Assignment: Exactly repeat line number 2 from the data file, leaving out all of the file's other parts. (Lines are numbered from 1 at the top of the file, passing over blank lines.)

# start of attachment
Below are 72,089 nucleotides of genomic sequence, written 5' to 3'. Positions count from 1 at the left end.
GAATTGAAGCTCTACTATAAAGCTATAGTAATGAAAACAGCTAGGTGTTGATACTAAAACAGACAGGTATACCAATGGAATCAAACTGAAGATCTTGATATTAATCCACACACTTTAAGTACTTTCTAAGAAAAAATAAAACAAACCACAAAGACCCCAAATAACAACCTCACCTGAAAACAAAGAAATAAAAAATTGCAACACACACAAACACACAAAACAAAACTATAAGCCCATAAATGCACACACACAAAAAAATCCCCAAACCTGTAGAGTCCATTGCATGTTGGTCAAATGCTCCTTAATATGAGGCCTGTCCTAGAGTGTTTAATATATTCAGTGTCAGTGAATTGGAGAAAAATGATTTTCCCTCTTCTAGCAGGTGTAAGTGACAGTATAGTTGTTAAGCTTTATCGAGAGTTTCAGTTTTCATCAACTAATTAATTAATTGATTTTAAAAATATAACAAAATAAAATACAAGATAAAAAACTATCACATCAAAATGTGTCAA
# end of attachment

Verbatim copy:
GAATTGAAGCTCTACTATAAAGCTATAGTAATGAAAACAGCTAGGTGTTGATACTAAAACAGACAGGTATACCAATGGAATCAAACTGAAGATCTTGATATTAATCCACACACTTTAAGTACTTTCTAAGAAAAAATAAAACAAACCACAAAGACCCCAAATAACAACCTCACCTGAAAACAAAGAAATAAAAAATTGCAACACACACAAACACACAAAACAAAACTATAAGCCCATAAATGCACACACACAAAAAAATCCCCAAACCTGTAGAGTCCATTGCATGTTGGTCAAATGCTCCTTAATATGAGGCCTGTCCTAGAGTGTTTAATATATTCAGTGTCAGTGAATTGGAGAAAAATGATTTTCCCTCTTCTAGCAGGTGTAAGTGACAGTATAGTTGTTAAGCTTTATCGAGAGTTTCAGTTTTCATCAACTAATTAATTAATTGATTTTAAAAATATAACAAAATAAAATACAAGATAAAAAACTATCACATCAAAATGTGTCAA